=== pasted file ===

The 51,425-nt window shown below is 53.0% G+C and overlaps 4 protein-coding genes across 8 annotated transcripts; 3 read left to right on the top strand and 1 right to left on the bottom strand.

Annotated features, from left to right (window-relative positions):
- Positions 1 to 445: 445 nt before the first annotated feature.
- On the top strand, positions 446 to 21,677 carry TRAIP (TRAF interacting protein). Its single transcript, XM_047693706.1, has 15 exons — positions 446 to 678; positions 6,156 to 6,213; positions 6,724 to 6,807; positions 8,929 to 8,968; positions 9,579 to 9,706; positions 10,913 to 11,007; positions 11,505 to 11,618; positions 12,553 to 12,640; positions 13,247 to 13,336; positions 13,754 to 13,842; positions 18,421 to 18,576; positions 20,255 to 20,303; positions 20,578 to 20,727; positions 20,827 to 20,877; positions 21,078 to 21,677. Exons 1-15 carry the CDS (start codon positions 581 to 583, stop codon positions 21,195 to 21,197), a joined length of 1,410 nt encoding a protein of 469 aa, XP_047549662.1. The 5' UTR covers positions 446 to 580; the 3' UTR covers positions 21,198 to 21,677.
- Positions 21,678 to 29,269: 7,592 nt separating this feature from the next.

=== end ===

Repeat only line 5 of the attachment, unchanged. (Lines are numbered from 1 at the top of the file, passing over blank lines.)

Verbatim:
- Positions 21,678 to 29,269: 7,592 nt separating this feature from the next.